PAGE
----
ISIS-inspired citizen known to FBI: Facts behind deadliest US mass shooting in Orlando

The Orlando nightclub gunman, 29-year-old US citizen Omar Mateen, who voiced his allegiance to Islamic State, was able to legally purchase an entire arsenal of guns and perpetrate the massacre despite several FBI interrogations over alleged links to terror suspects.

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ISIS-inspired attack

Following the deadly shooting spree in Orlando, Florida, local FBI chief Ron Hopper acknowledged that New York-born US citizen Mateen had professed his Islamic State (IS, formerly ISIS/ISIL) allegiance during a 911 call he made from the nightclub at the time of the attack.

The IS propaganda machine was also quick to claim responsibility for the mass shooting by distributing a message via Amaq News that the atrocity was “carried out by an Islamic State fighter.”

However, the IS claim may be nothing more than a propaganda move to capitalize on a massacre perpetrated by a lone-wolf attacker who could have had no direct links to the terror group, security experts told RT.

The suspect’s former wife described him as abusive and emotionally and mentally unstable, and said that her family had to “rescue” her from her ex-husband during their divorce. Meanwhile his former coworker noted that Omar Mateen frequently “talked about killing people” and made racist and homophobic comments, but the company refused to act because it did not want to be accused of Islamophobia.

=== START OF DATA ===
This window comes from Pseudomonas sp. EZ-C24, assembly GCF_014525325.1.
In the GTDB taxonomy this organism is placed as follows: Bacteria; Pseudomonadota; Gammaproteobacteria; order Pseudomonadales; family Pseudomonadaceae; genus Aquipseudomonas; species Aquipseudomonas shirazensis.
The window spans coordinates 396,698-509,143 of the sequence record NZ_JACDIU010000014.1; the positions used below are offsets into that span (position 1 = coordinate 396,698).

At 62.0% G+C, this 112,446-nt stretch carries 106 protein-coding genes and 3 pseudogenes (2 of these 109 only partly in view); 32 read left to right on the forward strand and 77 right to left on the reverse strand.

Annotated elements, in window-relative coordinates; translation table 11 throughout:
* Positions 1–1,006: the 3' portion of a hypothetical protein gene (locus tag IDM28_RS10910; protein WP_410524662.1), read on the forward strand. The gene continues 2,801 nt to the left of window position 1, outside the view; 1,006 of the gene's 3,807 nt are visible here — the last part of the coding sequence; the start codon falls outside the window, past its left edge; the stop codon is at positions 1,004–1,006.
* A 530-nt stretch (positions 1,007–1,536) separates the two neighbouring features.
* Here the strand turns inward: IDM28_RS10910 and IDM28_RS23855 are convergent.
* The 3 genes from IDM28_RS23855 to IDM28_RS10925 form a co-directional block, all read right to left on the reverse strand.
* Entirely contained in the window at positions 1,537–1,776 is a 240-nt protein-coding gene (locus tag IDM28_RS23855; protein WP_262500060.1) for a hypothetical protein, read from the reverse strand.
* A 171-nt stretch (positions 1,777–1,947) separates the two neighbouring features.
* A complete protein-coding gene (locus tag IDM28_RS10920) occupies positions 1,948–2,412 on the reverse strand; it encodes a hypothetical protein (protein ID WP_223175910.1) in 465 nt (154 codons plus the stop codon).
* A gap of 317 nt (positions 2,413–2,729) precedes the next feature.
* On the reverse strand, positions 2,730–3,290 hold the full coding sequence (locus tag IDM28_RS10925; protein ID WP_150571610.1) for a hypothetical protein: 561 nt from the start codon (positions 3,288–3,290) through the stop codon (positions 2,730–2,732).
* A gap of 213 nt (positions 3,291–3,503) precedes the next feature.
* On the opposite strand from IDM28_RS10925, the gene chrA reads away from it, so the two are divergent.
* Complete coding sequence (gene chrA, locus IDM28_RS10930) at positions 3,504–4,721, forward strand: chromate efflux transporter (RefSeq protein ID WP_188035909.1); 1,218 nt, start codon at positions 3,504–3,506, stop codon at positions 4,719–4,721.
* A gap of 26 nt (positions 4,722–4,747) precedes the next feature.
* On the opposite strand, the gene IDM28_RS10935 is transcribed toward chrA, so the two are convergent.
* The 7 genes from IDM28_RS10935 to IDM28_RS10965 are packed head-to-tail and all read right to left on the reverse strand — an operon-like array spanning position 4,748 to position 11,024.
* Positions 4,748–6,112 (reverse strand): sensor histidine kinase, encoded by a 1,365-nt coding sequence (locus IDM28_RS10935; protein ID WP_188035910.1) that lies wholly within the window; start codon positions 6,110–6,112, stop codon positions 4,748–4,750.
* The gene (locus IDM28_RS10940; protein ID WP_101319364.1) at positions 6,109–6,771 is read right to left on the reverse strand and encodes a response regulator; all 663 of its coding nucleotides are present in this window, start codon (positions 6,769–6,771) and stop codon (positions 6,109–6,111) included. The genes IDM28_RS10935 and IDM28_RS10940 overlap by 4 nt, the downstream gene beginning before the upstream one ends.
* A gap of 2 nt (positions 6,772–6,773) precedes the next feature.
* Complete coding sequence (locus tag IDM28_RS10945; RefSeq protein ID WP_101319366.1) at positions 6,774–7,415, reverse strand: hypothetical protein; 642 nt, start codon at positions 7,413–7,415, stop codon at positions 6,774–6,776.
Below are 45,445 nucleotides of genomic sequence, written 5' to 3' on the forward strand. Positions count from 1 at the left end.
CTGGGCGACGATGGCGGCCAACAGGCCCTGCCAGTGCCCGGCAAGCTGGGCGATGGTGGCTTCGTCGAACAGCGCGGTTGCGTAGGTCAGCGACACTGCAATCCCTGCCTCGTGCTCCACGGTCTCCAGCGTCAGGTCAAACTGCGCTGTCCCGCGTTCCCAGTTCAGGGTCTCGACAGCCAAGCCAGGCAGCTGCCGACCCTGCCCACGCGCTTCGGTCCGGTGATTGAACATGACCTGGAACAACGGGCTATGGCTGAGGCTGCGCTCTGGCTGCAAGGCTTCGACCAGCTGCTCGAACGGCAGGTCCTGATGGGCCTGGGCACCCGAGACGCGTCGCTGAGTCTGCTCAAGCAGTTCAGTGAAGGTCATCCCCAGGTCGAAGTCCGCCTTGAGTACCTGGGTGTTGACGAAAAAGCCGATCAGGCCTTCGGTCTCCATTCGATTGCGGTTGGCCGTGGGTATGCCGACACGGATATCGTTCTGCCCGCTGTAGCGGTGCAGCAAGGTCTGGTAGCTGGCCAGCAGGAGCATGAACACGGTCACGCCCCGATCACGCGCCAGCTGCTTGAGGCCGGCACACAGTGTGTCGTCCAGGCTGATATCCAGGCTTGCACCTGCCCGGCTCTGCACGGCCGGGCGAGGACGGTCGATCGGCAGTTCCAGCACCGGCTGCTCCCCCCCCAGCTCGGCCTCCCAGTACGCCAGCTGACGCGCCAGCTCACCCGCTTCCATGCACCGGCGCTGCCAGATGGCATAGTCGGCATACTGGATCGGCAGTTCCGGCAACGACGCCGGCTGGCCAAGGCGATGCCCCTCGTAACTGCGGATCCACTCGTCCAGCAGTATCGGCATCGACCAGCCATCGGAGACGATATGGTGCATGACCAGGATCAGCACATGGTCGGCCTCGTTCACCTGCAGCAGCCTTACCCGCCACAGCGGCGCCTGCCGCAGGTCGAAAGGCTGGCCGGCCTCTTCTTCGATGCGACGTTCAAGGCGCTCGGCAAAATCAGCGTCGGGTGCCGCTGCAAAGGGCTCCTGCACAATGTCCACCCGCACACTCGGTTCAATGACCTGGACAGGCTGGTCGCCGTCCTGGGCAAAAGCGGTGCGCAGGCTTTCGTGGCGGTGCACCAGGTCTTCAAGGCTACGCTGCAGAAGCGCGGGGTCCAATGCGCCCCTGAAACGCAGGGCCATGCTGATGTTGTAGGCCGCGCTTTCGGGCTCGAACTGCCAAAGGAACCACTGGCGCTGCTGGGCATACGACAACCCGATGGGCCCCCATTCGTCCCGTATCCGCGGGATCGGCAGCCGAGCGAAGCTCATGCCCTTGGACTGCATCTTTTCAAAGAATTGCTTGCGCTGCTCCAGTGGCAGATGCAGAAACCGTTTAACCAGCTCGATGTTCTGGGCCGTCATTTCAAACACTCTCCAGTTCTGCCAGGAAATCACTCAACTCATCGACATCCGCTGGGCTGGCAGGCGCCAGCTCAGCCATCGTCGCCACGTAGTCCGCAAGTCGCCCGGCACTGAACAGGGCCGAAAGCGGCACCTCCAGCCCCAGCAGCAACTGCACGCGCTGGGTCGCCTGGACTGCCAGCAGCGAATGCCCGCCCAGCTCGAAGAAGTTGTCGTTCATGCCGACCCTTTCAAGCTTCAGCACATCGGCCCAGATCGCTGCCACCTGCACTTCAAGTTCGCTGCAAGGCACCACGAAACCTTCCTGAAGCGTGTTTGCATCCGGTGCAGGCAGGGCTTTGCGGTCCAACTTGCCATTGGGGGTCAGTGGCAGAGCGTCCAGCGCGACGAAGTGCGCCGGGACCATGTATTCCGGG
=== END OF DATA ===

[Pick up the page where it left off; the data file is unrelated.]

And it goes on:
Gunman long known to FBI

While confirming that Mateen had not been under active investigation at the time of the deadly Sunday assault, Hopper revealed that the 29-year old, who was brought up by a family of first-generation Afghan immigrants, had been on the FBI’s radar for years.

In 2014, Mateen was interviewed by FBI agents over his alleged contacts with Moner Mohammad Abu-Salha, likely the first ISIS-inspired American suicide bomber in Syria. Mateen had allegedly visited the same Mosque as Abu-Salha, but the federal agents determined that the 29-year-old’s contact with the jihadist was “minimal.” The case was then closed, Hopper said.

A year earlier, the FBI interviewed Mateen twice about “inflammatory comments” the suspect allegedly made to a co-worker about possible ties to international terrorism. Unable to “verify” the comments, the FBI was forced to close the case, Hopper said, adding that in both cases the gunman cooperated with investigators.